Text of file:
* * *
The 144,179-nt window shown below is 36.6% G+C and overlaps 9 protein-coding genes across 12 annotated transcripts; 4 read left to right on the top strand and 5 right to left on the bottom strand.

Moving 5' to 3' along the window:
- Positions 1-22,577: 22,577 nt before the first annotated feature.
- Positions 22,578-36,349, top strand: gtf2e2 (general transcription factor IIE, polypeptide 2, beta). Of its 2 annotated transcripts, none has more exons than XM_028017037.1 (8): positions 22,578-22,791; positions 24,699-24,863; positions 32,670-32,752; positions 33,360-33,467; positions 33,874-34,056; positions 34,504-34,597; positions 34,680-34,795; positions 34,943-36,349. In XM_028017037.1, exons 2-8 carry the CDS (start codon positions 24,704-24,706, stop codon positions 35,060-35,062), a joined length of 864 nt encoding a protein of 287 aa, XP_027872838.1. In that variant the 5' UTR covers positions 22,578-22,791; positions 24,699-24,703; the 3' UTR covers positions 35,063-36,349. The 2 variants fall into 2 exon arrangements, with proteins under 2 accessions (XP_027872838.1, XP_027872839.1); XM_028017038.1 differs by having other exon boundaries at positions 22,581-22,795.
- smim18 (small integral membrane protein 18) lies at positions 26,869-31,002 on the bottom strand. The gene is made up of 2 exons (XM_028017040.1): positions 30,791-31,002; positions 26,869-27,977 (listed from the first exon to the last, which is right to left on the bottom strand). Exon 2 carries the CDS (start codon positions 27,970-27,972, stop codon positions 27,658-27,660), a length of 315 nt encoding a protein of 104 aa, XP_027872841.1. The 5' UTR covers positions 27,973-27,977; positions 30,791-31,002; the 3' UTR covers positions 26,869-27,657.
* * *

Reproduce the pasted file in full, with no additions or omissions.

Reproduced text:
The 144,179-nt window shown below is 36.6% G+C and overlaps 9 protein-coding genes across 12 annotated transcripts; 4 read left to right on the top strand and 5 right to left on the bottom strand.

Moving 5' to 3' along the window:
- Positions 1-22,577: 22,577 nt before the first annotated feature.
- Positions 22,578-36,349, top strand: gtf2e2 (general transcription factor IIE, polypeptide 2, beta). Of its 2 annotated transcripts, none has more exons than XM_028017037.1 (8): positions 22,578-22,791; positions 24,699-24,863; positions 32,670-32,752; positions 33,360-33,467; positions 33,874-34,056; positions 34,504-34,597; positions 34,680-34,795; positions 34,943-36,349. In XM_028017037.1, exons 2-8 carry the CDS (start codon positions 24,704-24,706, stop codon positions 35,060-35,062), a joined length of 864 nt encoding a protein of 287 aa, XP_027872838.1. In that variant the 5' UTR covers positions 22,578-22,791; positions 24,699-24,703; the 3' UTR covers positions 35,063-36,349. The 2 variants fall into 2 exon arrangements, with proteins under 2 accessions (XP_027872838.1, XP_027872839.1); XM_028017038.1 differs by having other exon boundaries at positions 22,581-22,795.
- smim18 (small integral membrane protein 18) lies at positions 26,869-31,002 on the bottom strand. The gene is made up of 2 exons (XM_028017040.1): positions 30,791-31,002; positions 26,869-27,977 (listed from the first exon to the last, which is right to left on the bottom strand). Exon 2 carries the CDS (start codon positions 27,970-27,972, stop codon positions 27,658-27,660), a length of 315 nt encoding a protein of 104 aa, XP_027872841.1. The 5' UTR covers positions 27,973-27,977; positions 30,791-31,002; the 3' UTR covers positions 26,869-27,657.